Australian Shelduck

Did you know?

Unlike other Australian ducks, the Australian Shelduck often flies in long lines or in a 'V' formation.

A loud honking, deeper and more grunted from the male, higher and more resonant from the female, 'ong ank, ong ank'.
Facts and Figures
Research Species: 
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Maximum Size: 
Average size: 
Average weight: 
1 500g
Breeding season: 
July to December
Clutch Size: 
10 to 14 eggs
33 days
Basic Information
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What does it look like?

The Australian Shelduck is a large, brightly coloured duck with a small head and bill. The male head and neck are black, tinged green, with a white neck ring and occasionally a white ring around the base of the bill. The upper parts are mainly black, while the underparts are dark brown with a cinnamon breast. White upperwing coverts form a white shoulder patch. The wings are black and deep chestnut with a large green speculum (window in wing). The female has a white eye-ring and a chestnut breast. This species is also known as the Chestnut-breasted Shelduck, Mountain Duck and Sheldrake.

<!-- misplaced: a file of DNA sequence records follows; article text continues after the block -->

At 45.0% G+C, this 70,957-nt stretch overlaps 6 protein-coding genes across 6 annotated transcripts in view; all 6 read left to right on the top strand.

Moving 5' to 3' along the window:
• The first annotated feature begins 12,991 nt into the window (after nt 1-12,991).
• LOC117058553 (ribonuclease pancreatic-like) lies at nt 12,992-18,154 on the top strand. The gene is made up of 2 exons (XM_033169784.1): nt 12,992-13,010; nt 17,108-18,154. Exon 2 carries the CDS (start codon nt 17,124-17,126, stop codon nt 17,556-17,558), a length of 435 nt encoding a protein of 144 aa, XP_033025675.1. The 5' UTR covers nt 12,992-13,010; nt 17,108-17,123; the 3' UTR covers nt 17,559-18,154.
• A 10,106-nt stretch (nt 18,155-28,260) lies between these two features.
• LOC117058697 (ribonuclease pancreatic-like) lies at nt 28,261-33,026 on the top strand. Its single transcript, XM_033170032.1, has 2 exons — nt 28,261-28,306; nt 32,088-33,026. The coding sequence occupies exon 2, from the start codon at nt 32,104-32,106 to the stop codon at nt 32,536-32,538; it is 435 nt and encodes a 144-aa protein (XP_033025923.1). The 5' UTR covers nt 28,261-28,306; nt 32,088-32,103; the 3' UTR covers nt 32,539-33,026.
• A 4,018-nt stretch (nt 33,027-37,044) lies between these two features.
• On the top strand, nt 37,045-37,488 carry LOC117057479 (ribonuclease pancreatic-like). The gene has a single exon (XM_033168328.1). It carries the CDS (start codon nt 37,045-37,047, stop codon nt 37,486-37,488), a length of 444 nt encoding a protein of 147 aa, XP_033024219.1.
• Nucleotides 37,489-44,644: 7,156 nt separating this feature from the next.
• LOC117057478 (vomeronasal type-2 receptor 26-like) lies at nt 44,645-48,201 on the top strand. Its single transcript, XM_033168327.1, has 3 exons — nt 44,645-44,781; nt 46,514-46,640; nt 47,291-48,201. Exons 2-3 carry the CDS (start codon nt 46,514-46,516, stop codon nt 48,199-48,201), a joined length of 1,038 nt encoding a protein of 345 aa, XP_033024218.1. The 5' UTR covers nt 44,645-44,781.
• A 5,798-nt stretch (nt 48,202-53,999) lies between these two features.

Similar species: 

Australian Shelducks are usually unmistakable, with the upright stance and dark head contrasting with the white neck ring.

Where does it live?

The Australian Shelduck can be found in south western and south eastern parts of Australia. It is a vagrant (only occasionally seen) north to the Kimberley region of Western Australia and in Central Australia.


The Australian Shelduck prefers fresh waters and if in saltwater habitat, needs to be within easy reach of fresh water.

Seasonal movements: 

After breeding some migrate long distances to particular large wetlands such as Lake George, Australian Captial Territory, and the Coorong, South Australia, to moult flight and tail feathers.

What does it do?

The Australian Shelduck grazes on green grass on land or in shallow water. It also eats algae, insects and molluscs.


The nest of the Australian Shelduck is usually in a large tree hollow, well lined with down. They have also been known to breed in rabbit burrows and in large hollows on cliff faces . Flightless downy young may gather in creches. Only the female Australian Shelduck incubates the eggs, while the male defends the brood territory. This species is monogamous and some birds are known to create permanent pair-bonds.

Living with us

The clearing and conversion of some areas to cropland and pasture has led to an increase in some local populations of the Australian Shelduck. Breeding territories are often established around farm dams.

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